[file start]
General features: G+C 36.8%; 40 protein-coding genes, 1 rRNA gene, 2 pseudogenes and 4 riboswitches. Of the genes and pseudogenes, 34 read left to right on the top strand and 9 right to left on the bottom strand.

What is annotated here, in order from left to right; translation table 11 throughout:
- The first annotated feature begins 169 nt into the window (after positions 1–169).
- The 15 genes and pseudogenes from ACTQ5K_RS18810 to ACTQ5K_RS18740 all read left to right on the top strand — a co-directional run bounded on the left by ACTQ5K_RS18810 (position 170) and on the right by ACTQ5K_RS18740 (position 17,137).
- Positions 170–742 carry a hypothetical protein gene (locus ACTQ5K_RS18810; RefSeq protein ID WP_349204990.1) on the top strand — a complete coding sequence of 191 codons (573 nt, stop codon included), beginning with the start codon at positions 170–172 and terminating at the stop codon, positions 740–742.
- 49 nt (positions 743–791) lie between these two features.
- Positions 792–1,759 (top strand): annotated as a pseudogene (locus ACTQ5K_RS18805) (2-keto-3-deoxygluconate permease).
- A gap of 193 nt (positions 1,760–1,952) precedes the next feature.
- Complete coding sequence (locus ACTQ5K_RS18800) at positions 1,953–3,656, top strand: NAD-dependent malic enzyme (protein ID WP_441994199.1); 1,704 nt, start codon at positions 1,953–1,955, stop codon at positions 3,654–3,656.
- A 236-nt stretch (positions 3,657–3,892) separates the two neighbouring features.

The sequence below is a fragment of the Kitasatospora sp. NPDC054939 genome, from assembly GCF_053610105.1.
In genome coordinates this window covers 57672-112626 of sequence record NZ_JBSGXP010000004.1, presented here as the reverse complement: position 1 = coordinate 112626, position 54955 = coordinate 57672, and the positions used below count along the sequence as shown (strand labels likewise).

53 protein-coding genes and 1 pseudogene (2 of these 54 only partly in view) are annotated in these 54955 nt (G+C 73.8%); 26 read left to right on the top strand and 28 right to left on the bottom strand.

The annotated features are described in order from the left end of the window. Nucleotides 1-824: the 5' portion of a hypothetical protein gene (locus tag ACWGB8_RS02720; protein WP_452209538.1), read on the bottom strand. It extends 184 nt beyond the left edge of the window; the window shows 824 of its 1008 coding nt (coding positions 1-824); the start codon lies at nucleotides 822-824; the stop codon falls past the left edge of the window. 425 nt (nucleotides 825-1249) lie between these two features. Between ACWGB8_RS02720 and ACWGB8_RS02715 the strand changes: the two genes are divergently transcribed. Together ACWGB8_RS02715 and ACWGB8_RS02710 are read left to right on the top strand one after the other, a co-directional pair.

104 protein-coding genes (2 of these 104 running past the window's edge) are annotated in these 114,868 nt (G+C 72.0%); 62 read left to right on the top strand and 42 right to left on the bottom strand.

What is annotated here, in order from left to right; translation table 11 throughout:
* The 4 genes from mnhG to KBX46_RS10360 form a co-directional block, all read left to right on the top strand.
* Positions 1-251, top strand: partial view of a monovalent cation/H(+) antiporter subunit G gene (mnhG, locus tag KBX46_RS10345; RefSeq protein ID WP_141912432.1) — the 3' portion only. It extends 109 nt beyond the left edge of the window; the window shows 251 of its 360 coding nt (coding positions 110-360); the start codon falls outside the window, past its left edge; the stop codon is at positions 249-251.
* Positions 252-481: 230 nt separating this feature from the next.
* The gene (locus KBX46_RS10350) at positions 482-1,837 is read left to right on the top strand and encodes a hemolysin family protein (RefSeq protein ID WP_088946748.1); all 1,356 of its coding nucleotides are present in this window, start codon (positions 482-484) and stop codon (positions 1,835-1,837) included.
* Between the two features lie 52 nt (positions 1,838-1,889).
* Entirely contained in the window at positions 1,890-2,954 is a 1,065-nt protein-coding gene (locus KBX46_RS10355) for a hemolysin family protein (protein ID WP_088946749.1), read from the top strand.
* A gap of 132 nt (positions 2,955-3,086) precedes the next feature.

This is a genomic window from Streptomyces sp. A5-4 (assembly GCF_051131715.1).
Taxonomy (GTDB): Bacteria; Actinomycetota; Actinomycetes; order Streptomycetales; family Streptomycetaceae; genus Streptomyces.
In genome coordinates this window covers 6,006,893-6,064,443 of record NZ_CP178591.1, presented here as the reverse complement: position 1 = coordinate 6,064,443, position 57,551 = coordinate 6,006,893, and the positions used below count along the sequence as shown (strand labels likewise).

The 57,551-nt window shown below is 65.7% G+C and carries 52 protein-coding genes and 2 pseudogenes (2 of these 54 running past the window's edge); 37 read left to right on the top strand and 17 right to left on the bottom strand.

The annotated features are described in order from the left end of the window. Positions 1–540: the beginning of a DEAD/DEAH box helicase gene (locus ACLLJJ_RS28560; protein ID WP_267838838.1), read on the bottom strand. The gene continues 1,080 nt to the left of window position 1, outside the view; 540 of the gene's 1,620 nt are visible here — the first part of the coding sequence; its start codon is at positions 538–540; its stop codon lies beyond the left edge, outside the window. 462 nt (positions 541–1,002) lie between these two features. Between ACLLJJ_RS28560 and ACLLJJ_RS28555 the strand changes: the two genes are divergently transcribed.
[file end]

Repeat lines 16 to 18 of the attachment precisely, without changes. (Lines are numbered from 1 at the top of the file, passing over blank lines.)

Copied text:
What is annotated here, in order from left to right; translation table 11 throughout:
* The 4 genes from mnhG to KBX46_RS10360 form a co-directional block, all read left to right on the top strand.
* Positions 1-251, top strand: partial view of a monovalent cation/H(+) antiporter subunit G gene (mnhG, locus tag KBX46_RS10345; RefSeq protein ID WP_141912432.1) — the 3' portion only. It extends 109 nt beyond the left edge of the window; the window shows 251 of its 360 coding nt (coding positions 110-360); the start codon falls outside the window, past its left edge; the stop codon is at positions 249-251.